It is about Roll Tide.

I understand how this sounds. It sounds like my grandmother was a monster. She was not. She loved me very much. She lived in a little corner apartment. When we would come to visit her, we would run down the hallway and she would always hear us coming. She would stand in her doorway. She would yell “hooty-hoo” at us.

“Hooty-hoo,” she’d yell. This is not what a monster says, not even once.

When I was a boy, a young boy, my father gave me a bottle of Coke. I remember this very well. The Coke bottle had a picture of Bear Bryant on it. Bear Bryant was a legendary Alabama football coach. He wore a houndstooth hat. Houndstooth is the word that most accurately describes the hat Bear Bryant wore, wore in Alabama, wore on the bottle of Coke that a father, my father, gave to his son. Think about that, about what that says. This was a present my father gave to me, this bottle was. I was maybe 9 or 10. There was no reason for my father to do that, to give me that Coke bottle. It made no sense.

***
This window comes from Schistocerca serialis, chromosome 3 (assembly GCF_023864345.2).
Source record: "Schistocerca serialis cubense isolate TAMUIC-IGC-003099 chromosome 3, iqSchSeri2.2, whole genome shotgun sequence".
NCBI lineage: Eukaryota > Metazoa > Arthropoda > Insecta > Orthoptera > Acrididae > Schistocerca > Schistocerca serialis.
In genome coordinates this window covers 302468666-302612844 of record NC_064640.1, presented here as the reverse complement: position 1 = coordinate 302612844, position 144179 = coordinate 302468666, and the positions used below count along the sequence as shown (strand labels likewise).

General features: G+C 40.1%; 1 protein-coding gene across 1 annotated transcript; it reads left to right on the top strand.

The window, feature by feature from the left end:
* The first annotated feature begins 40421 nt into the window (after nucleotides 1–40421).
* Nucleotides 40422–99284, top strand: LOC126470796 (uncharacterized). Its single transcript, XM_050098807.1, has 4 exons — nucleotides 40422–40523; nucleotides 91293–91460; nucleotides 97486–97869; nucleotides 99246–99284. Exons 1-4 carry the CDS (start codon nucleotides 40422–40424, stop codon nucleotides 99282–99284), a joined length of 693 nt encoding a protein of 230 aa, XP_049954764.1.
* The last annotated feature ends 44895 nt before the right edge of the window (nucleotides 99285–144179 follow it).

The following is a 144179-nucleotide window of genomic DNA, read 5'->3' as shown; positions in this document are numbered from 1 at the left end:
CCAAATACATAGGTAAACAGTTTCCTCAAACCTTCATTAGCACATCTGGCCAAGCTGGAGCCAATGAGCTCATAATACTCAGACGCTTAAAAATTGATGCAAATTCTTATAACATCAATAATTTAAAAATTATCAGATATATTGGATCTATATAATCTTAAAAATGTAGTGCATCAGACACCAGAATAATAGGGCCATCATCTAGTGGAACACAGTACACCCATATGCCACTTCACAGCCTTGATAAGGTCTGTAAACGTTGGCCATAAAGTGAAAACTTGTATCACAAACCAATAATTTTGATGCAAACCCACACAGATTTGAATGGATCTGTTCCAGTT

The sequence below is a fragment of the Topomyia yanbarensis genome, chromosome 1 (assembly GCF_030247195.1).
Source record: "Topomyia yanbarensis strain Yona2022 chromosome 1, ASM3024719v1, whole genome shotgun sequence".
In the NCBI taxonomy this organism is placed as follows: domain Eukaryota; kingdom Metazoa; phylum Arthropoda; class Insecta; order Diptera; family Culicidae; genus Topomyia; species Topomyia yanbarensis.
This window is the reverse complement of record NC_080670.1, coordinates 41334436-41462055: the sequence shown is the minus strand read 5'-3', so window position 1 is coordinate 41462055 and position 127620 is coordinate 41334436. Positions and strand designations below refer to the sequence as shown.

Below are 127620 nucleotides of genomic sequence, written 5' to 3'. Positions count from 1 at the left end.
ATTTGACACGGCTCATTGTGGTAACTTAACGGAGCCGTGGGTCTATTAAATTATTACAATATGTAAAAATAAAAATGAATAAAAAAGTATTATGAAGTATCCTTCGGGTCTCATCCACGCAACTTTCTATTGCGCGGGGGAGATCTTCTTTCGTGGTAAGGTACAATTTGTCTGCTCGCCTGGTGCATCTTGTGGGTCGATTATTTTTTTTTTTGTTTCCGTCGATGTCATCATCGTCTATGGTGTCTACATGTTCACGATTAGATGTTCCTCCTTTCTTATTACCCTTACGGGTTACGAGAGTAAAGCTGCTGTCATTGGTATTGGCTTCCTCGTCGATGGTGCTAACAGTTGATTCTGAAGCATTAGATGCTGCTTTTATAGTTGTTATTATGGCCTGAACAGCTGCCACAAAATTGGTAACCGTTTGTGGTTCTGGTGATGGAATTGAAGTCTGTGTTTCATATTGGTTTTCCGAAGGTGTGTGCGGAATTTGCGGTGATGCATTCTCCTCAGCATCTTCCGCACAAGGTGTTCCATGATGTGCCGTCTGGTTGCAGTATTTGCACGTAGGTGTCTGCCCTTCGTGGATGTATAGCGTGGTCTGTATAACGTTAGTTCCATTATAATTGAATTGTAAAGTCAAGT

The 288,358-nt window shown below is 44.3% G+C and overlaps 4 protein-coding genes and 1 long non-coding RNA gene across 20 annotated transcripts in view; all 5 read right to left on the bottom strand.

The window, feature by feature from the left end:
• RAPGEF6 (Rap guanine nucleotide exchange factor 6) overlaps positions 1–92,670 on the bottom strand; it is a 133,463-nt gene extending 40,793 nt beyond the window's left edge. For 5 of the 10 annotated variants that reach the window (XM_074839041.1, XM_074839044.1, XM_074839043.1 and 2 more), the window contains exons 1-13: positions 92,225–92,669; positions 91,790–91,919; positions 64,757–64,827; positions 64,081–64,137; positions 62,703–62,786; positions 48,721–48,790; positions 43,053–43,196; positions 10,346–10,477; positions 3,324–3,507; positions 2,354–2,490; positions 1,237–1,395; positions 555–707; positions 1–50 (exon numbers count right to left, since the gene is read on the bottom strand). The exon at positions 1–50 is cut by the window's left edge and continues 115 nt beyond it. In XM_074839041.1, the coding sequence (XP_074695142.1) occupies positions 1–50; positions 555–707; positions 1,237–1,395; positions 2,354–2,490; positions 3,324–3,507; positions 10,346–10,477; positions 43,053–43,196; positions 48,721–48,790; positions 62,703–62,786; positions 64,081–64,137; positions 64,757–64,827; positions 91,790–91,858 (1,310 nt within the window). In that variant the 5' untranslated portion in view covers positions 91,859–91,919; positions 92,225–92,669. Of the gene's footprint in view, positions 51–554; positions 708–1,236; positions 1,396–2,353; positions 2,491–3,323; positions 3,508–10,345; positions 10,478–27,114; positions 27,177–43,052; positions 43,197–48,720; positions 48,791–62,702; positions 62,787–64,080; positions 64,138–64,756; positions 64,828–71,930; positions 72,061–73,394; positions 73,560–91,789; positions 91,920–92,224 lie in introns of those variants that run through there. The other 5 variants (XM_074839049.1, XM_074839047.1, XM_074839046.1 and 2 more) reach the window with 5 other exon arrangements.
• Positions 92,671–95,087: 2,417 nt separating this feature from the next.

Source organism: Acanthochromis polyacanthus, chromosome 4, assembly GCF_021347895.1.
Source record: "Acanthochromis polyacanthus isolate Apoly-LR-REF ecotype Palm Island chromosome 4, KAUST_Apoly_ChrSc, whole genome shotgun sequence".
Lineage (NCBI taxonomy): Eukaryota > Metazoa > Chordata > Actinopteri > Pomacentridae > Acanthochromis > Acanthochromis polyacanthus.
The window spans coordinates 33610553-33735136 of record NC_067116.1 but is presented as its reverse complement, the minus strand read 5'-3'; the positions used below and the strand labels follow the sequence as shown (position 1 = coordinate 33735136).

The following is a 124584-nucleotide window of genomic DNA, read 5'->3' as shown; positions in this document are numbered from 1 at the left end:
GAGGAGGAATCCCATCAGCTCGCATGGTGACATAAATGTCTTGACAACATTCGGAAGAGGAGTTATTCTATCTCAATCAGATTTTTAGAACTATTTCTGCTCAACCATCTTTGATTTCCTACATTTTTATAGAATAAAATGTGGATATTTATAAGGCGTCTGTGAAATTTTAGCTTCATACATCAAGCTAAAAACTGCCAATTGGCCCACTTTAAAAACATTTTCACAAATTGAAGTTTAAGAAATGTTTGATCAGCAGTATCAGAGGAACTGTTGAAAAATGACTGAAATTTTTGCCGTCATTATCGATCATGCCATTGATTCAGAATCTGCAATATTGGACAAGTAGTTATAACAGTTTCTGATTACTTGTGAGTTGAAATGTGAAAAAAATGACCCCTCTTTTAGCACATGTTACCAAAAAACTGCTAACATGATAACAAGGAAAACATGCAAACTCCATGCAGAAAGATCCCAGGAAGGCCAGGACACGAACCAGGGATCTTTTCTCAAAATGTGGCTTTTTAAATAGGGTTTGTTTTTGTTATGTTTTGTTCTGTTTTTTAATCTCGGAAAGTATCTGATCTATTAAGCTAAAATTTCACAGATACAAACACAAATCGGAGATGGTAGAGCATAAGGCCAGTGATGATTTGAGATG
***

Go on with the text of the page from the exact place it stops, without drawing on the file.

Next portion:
I had no idea who Bear Bryant was.

I had no idea what Alabama football was.

I may have not known what football was.

I say that now, so many Coke-bottle years later, and here is why: “Roll Tide.”

When I was a littler boy, littler than in this part I am describing now, when I was that little, my brother and I were at the YMCA waiting for my father. My father played handball and I am thinking now what that means, that my father played handball. I am a person who can say that my father played handball. That is who I am. When I say that, you think something. There is a thought you have when you hear “my father played handball.” He sounds like a certain kind of person, living in a certain part of time, the time when this happened. Think of all that’s behind a sentence like that, words like that.